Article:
Sponsors are very important to your hackathon’s success. Without them, you don’t have money to buy food, prizes, rent a venue or provide your hackers with frankly anything. Not all sponsors will be able to provide money, rather opting to provide access to their APIs, sending engineers or mentors over or running a workshop. This is especially true if you are a first time event or a very small event. In this scenario, you may not have alot to offer sponsors, and they may not see value in providing you with money. Their value to you, to an extent, outweighs your value to them. That’s okay, considering that things like API credits, swag, free domain names for your hackers, engineers to teach workshops and mentors are all very important in making your event a success. For example, at Hack the Hammer, while we were unable to get Google to provide us with monetary sponsorship, they did send over engineers to teach a workshop, distribute swag and mentor participants. This, greatly improved hacker experience and made our event better overall.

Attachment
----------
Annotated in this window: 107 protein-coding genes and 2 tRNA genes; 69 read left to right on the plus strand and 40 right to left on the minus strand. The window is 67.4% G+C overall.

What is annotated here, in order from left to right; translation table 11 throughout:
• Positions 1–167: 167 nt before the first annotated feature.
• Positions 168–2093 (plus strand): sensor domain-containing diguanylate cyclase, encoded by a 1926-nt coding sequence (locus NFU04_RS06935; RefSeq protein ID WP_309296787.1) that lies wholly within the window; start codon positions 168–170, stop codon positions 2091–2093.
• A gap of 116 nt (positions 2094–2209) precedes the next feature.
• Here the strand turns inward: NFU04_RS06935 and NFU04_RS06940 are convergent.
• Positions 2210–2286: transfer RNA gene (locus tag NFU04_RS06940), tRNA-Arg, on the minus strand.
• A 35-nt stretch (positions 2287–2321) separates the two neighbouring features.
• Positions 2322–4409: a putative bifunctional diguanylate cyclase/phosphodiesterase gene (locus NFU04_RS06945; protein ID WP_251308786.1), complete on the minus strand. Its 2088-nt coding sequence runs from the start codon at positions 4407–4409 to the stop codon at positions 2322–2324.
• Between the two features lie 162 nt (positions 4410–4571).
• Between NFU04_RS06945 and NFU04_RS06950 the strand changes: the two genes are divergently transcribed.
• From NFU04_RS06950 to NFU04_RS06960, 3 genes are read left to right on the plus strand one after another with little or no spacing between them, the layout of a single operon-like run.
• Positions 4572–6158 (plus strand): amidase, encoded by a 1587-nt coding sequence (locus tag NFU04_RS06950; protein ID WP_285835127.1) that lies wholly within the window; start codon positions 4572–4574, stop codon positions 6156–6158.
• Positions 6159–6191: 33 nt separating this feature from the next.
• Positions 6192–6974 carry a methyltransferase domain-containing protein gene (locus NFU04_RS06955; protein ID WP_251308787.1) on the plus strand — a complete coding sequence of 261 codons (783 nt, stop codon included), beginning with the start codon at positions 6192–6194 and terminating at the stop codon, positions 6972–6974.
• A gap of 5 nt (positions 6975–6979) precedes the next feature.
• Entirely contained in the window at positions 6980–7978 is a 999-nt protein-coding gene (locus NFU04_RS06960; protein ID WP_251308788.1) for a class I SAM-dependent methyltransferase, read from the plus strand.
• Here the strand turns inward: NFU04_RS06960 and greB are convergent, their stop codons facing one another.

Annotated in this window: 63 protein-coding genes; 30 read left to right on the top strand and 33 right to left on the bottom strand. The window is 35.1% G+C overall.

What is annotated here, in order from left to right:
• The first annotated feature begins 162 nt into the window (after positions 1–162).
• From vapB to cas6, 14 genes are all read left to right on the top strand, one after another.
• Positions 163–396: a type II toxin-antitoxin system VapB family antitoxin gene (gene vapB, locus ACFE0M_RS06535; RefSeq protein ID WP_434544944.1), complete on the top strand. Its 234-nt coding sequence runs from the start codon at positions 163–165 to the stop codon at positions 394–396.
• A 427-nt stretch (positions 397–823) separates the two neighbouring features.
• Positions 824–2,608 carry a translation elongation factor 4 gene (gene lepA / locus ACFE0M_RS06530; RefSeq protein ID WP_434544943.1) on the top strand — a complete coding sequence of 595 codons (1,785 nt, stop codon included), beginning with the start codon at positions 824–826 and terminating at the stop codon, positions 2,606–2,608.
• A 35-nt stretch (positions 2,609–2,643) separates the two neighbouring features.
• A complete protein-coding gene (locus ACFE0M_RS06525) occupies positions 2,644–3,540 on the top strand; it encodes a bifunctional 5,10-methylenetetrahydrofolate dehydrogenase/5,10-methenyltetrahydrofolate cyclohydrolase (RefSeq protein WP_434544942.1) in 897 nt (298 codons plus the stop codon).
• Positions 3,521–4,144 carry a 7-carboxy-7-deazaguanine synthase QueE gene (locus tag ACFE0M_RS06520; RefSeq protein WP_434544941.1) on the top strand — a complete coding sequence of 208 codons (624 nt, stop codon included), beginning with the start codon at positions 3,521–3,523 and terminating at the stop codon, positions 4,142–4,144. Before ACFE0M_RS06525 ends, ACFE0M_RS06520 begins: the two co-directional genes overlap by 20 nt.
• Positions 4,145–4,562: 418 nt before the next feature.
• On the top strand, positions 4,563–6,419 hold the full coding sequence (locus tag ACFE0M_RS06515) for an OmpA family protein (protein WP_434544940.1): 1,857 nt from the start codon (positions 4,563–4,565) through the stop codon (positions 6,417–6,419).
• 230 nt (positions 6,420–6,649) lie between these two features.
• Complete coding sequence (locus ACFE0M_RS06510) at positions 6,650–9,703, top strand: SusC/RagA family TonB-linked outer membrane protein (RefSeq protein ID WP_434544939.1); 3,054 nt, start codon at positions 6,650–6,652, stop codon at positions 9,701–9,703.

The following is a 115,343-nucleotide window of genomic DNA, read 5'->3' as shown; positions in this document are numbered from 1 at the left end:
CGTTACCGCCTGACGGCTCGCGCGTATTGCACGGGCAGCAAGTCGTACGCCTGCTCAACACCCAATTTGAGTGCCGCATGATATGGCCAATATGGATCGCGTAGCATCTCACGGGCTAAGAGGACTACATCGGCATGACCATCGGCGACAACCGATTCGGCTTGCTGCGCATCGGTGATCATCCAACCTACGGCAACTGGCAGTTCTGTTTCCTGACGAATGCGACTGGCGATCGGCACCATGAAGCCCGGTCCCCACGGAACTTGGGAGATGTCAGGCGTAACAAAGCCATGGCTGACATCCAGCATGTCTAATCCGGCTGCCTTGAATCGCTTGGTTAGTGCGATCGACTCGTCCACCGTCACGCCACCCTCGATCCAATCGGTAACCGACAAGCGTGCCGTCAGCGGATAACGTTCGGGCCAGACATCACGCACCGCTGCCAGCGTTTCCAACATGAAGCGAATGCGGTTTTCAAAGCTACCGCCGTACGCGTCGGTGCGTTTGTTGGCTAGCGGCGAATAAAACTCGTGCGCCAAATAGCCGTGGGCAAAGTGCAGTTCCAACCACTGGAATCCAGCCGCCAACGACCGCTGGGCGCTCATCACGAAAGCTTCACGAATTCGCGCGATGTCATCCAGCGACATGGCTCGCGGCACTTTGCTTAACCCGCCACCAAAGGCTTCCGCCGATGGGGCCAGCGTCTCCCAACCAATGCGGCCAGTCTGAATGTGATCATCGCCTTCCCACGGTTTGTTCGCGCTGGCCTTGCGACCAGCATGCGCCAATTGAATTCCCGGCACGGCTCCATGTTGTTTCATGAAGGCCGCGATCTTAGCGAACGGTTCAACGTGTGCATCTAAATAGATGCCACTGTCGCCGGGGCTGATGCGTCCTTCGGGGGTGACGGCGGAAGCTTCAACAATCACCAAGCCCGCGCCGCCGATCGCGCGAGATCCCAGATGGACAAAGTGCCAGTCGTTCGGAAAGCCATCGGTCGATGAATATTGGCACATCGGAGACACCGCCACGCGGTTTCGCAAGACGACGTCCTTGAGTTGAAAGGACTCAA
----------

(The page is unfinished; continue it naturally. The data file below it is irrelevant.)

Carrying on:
Ironically, some of our largest sponsors were the least involved in our event. If your event is small, those sponsors will often be local ones, and they often may treat their sponsorship as a donation rather than an invitation to be involved in your event. Use those sponsors to help fund your event, and the ones who provide in-kind sponsorship to help make the event a more fun and enjoyable learning experience for hackers.